Card cracking often uses a stolen user account to which it already has access to go through its list of stolen credit cards. In this case, a large number of payment processing failures can occur within a short amount of time. While humans sometimes make mistakes when entering credentials or payment information, a bot automates the task. Its brute force technique may find valid combinations. However, it will have many failures in the process as well. 

Rapid inventory reduction

Every business owner wants to see great sales numbers, but they need to make sure they’re selling to legitimate human customers. One warning sign of a scalper bot attack is online inventory being scooped up at a rate faster than any human shoppers could achieve. The conversion rate relative to the number of distinct concurrent users provides metrics to identify this case. This type of bot attack is particularly relevant when limited edition releases are made available for sale, such as sneakers or some game consoles.

This exact situation happened with the Sony PlayStation 5. During the heart of the pandemic, sites that listed the PS5 quickly were sold out. In the process, they also experienced bandwidth problems and crashed sites due to the pace of bot traffic. These scalping attacks left human shoppers unable to find a PS5 available for direct sale.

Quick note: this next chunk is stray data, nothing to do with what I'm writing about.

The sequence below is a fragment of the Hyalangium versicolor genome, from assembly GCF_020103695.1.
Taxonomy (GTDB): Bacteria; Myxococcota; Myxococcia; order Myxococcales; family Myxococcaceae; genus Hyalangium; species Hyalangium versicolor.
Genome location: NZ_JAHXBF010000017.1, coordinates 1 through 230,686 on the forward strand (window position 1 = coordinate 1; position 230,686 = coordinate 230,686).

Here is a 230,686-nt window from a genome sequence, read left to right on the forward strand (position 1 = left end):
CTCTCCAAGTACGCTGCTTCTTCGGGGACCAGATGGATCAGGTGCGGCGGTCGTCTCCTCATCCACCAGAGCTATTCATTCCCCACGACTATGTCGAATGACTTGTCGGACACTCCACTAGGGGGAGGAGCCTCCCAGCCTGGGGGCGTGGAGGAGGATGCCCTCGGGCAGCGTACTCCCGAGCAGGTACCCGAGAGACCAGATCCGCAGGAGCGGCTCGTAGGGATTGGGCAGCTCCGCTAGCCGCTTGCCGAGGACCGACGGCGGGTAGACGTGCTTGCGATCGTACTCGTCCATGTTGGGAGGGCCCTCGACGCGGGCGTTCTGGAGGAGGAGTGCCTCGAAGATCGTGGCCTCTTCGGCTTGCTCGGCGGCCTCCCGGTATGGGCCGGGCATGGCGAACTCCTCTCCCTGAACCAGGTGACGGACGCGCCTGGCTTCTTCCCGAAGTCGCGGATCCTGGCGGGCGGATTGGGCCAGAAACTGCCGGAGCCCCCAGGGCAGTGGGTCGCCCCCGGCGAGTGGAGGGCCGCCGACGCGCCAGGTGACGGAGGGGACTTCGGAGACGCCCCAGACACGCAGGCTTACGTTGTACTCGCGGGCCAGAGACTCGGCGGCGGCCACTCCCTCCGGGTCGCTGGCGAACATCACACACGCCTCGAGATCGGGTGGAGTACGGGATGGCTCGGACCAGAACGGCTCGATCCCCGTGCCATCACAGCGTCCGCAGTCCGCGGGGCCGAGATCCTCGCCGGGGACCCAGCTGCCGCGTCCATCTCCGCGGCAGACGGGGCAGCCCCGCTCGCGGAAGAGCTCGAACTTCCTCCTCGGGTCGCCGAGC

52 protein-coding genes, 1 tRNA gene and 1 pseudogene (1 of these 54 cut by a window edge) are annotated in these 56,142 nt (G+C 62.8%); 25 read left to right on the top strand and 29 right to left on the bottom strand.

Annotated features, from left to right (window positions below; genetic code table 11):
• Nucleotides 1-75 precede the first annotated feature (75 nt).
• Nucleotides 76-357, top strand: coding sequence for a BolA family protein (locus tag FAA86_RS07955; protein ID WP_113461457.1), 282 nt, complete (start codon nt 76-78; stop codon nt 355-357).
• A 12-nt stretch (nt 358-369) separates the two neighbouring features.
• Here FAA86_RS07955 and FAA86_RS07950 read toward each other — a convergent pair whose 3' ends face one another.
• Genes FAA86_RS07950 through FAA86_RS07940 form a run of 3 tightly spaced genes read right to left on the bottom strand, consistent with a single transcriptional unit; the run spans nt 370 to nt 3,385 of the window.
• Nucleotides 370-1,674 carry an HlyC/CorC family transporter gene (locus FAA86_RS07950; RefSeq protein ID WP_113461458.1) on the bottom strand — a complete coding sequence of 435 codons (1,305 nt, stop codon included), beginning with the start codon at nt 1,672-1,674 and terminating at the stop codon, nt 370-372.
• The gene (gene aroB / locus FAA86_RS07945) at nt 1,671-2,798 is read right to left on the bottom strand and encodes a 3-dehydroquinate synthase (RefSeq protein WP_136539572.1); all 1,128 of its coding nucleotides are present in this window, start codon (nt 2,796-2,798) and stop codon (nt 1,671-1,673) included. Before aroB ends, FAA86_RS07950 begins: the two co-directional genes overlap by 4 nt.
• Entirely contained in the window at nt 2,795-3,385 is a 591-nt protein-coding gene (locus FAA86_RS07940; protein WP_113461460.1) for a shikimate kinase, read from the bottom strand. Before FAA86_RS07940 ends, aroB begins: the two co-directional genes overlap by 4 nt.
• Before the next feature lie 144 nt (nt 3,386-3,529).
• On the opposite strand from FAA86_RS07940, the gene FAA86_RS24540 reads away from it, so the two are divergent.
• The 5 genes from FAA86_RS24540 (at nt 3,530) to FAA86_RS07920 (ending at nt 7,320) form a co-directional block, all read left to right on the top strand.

Sudden drops in conversion rates

A rapid decrease in conversions is also a warning sign of a bot attack. Bots masquerading as real human customers on e-commerce sites fill up their carts, hoard stock, and eventually abandon the cart to prevent actual customers from making a purchase. Once again, the metric to watch is conversion rates in relation to web traffic. An abnormal surge in web traffic followed by low conversion rates are tell-tale signs of a bot problem. The idea is to create a climate of pseudo scarcity, causing customers to switch to competitors. If left unchecked, a bot can do serious damage by running cycles of inventory shortages which will earn you the reputation of never having enough inventory.

Bot attacks have become easier to deploy and therefore occur much more frequently. They can compromise the integrity of your website and deter customers from conducting business with you. Malicious actors with these automated attacks in their toolbox can cause security failures and lost revenue, all at the push of a button. They can relax and gain a financial advantage while you are left dealing with the devastating effects of bot attacks. Websites, mobile apps, or APIs without a comprehensive bot management solution are vulnerable. Before your organization suffers a loss of revenue and a scarred reputation, take a proactive approach to identify bots and protect your online business.

Benjamin Fabre
Executive Author

Co-founder and Chief Executive Officer, DataDome

Benjamin Fabre is the co-founder and Chief Executive Officer of DataDome. view profile